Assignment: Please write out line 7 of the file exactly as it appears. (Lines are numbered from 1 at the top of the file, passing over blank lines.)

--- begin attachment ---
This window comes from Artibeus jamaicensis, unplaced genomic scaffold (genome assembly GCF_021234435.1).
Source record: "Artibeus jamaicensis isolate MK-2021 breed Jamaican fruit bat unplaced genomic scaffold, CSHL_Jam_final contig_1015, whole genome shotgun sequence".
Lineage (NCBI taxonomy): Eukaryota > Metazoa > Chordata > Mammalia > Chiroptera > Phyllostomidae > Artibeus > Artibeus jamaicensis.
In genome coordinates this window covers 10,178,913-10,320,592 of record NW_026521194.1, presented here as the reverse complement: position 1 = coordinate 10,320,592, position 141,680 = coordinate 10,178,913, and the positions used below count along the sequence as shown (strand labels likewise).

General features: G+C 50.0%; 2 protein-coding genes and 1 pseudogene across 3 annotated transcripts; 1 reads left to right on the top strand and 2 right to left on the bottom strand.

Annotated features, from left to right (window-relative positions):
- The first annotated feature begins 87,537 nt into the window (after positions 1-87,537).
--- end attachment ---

- The first annotated feature begins 87,537 nt into the window (after positions 1-87,537).